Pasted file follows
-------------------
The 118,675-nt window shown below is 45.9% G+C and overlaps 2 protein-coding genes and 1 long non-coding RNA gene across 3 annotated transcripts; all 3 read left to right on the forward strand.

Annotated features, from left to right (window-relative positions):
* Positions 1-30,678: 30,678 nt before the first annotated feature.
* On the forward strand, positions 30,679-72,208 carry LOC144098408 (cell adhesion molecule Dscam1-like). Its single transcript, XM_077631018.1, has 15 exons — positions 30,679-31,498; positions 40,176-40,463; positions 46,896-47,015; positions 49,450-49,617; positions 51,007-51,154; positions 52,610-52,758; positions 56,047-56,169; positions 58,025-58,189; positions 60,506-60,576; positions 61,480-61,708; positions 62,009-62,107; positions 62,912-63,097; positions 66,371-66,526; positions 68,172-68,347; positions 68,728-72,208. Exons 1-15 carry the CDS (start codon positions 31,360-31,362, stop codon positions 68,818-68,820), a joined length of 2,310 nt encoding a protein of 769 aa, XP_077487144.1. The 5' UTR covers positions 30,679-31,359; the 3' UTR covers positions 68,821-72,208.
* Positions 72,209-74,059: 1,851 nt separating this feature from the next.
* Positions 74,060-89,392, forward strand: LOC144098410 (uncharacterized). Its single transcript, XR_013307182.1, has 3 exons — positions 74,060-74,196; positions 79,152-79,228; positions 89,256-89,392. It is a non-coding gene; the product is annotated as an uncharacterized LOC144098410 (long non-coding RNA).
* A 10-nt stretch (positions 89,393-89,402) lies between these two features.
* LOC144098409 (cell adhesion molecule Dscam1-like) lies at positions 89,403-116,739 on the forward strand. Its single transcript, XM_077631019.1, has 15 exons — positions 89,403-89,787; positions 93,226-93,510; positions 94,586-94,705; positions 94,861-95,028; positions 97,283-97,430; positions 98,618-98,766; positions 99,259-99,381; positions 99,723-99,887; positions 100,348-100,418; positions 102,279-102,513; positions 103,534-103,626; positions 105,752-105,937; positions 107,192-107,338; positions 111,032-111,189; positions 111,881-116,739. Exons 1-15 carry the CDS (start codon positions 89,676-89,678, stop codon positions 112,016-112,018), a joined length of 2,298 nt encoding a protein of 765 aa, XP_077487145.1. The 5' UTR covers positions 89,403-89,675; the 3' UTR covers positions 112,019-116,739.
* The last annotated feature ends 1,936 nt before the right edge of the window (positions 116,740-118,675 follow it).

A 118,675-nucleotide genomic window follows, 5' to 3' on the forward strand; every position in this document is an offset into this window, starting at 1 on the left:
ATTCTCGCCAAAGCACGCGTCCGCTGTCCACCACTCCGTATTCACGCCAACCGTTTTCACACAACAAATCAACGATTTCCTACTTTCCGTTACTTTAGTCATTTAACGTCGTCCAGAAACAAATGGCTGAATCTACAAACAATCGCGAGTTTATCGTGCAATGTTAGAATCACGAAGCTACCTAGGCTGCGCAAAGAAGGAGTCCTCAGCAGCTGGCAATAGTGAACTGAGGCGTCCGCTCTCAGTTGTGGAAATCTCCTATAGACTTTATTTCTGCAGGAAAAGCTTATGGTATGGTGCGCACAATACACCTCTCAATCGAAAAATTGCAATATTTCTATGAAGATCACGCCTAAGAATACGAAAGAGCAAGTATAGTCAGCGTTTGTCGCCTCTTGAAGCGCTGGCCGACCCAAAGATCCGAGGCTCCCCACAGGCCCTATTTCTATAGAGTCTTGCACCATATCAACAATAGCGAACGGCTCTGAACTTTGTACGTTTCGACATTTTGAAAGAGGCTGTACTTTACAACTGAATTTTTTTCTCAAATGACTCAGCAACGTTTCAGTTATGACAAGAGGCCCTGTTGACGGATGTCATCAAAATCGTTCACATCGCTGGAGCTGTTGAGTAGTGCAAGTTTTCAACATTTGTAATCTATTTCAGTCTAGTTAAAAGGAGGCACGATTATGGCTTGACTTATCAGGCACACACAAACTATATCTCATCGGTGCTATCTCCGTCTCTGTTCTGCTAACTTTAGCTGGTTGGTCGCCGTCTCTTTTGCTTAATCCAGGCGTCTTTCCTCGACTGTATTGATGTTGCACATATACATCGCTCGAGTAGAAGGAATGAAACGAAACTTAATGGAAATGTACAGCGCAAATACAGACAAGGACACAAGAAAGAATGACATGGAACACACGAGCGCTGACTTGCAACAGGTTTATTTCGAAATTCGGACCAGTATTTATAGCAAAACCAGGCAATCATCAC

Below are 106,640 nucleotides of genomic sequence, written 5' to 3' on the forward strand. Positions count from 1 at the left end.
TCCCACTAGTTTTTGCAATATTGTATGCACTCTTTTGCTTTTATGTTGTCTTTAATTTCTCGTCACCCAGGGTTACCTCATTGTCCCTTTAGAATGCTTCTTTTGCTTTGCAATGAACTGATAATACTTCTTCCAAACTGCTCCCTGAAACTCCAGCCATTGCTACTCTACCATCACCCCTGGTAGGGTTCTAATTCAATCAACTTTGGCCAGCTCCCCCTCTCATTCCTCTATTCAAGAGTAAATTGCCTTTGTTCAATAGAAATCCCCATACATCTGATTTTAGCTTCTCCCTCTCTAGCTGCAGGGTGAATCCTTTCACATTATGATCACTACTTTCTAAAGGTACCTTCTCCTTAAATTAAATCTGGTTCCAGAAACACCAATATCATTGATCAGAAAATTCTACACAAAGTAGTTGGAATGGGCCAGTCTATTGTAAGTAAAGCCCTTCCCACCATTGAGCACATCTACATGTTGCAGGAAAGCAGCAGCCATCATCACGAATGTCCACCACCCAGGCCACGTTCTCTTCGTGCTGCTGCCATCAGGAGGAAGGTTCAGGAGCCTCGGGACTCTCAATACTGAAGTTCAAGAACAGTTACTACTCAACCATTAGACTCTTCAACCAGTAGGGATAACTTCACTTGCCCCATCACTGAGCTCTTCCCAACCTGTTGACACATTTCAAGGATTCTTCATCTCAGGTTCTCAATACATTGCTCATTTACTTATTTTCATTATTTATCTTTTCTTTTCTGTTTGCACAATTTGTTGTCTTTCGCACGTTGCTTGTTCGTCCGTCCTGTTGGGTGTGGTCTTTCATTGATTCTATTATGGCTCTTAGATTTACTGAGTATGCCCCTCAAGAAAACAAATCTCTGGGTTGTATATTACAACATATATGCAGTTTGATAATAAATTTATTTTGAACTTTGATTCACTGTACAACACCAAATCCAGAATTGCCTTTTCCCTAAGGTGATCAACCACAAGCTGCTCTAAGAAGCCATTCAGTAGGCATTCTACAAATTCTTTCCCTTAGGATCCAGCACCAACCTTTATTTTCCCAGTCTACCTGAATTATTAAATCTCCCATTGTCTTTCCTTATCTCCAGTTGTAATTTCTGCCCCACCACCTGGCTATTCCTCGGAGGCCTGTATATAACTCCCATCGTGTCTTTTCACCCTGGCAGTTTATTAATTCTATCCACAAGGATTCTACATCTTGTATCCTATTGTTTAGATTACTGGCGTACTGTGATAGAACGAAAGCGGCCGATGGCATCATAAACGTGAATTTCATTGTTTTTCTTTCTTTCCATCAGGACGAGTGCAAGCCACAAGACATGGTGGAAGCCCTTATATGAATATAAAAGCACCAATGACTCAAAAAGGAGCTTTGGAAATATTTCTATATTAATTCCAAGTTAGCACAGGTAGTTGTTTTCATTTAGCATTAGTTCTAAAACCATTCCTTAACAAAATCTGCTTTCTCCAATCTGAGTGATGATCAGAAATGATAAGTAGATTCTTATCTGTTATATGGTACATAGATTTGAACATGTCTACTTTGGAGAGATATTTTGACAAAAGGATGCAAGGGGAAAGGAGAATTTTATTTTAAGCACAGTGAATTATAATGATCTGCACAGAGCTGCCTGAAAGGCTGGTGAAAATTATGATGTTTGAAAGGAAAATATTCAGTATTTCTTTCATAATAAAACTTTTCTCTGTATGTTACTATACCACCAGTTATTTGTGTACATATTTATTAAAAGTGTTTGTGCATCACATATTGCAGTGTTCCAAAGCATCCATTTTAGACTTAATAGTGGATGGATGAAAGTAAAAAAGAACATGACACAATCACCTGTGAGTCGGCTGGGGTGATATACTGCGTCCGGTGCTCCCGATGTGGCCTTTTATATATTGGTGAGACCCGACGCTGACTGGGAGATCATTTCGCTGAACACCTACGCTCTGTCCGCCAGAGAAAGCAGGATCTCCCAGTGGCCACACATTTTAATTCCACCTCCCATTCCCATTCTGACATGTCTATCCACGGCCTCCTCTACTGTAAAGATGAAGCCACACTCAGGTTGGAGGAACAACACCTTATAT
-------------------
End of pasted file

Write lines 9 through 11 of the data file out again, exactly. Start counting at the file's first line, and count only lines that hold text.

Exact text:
* The last annotated feature ends 1,936 nt before the right edge of the window (positions 116,740-118,675 follow it).

A 118,675-nucleotide genomic window follows, 5' to 3' on the forward strand; every position in this document is an offset into this window, starting at 1 on the left:
ATTCTCGCCAAAGCACGCGTCCGCTGTCCACCACTCCGTATTCACGCCAACCGTTTTCACACAACAAATCAACGATTTCCTACTTTCCGTTACTTTAGTCATTTAACGTCGTCCAGAAACAAATGGCTGAATCTACAAACAATCGCGAGTTTATCGTGCAATGTTAGAATCACGAAGCTACCTAGGCTGCGCAAAGAAGGAGTCCTCAGCAGCTGGCAATAGTGAACTGAGGCGTCCGCTCTCAGTTGTGGAAATCTCCTATAGACTTTATTTCTGCAGGAAAAGCTTATGGTATGGTGCGCACAATACACCTCTCAATCGAAAAATTGCAATATTTCTATGAAGATCACGCCTAAGAATACGAAAGAGCAAGTATAGTCAGCGTTTGTCGCCTCTTGAAGCGCTGGCCGACCCAAAGATCCGAGGCTCCCCACAGGCCCTATTTCTATAGAGTCTTGCACCATATCAACAATAGCGAACGGCTCTGAACTTTGTACGTTTCGACATTTTGAAAGAGGCTGTACTTTACAACTGAATTTTTTTCTCAAATGACTCAGCAACGTTTCAGTTATGACAAGAGGCCCTGTTGACGGATGTCATCAAAATCGTTCACATCGCTGGAGCTGTTGAGTAGTGCAAGTTTTCAACATTTGTAATCTATTTCAGTCTAGTTAAAAGGAGGCACGATTATGGCTTGACTTATCAGGCACACACAAACTATATCTCATCGGTGCTATCTCCGTCTCTGTTCTGCTAACTTTAGCTGGTTGGTCGCCGTCTCTTTTGCTTAATCCAGGCGTCTTTCCTCGACTGTATTGATGTTGCACATATACATCGCTCGAGTAGAAGGAATGAAACGAAACTTAATGGAAATGTACAGCGCAAATACAGACAAGGACACAAGAAAGAATGACATGGAACACACGAGCGCTGACTTGCAACAGGTTTATTTCGAAATTCGGACCAGTATTTATAGCAAAACCAGGCAATCATCAC